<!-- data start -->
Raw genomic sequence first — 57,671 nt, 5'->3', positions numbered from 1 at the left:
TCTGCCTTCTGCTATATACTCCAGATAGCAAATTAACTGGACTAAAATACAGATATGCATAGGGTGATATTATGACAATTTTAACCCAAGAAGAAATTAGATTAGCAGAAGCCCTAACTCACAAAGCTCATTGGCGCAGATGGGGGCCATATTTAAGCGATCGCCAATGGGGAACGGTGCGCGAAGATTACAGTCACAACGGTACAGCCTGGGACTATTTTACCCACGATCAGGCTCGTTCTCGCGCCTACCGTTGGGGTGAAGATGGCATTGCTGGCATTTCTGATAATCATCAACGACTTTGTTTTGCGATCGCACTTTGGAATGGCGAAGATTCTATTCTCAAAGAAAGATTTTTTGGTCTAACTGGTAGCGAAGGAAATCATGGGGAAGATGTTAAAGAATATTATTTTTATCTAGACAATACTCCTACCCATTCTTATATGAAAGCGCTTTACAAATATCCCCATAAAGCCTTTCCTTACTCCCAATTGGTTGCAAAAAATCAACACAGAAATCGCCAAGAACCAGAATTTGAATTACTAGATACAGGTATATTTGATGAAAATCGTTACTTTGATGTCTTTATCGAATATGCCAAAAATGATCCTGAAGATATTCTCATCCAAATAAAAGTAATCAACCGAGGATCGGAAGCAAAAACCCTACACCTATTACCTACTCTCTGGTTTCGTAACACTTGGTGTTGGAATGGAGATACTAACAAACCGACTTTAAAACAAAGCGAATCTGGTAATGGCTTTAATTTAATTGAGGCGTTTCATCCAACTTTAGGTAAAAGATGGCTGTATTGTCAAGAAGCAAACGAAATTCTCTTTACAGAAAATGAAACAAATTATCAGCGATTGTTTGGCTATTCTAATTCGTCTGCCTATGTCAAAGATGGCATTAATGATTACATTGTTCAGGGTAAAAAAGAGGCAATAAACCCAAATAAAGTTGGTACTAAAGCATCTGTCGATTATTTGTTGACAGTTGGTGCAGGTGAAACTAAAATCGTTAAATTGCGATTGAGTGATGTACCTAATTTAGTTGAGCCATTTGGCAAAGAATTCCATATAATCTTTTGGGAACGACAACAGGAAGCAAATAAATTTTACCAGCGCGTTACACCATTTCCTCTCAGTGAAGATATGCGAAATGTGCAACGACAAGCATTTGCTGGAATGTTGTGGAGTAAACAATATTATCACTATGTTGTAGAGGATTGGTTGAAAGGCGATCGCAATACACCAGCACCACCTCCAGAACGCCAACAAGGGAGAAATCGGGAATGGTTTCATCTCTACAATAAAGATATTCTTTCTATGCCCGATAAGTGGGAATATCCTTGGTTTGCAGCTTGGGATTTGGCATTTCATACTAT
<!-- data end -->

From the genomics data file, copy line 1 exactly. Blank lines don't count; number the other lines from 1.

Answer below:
Raw genomic sequence first — 57,671 nt, 5'->3', positions numbered from 1 at the left: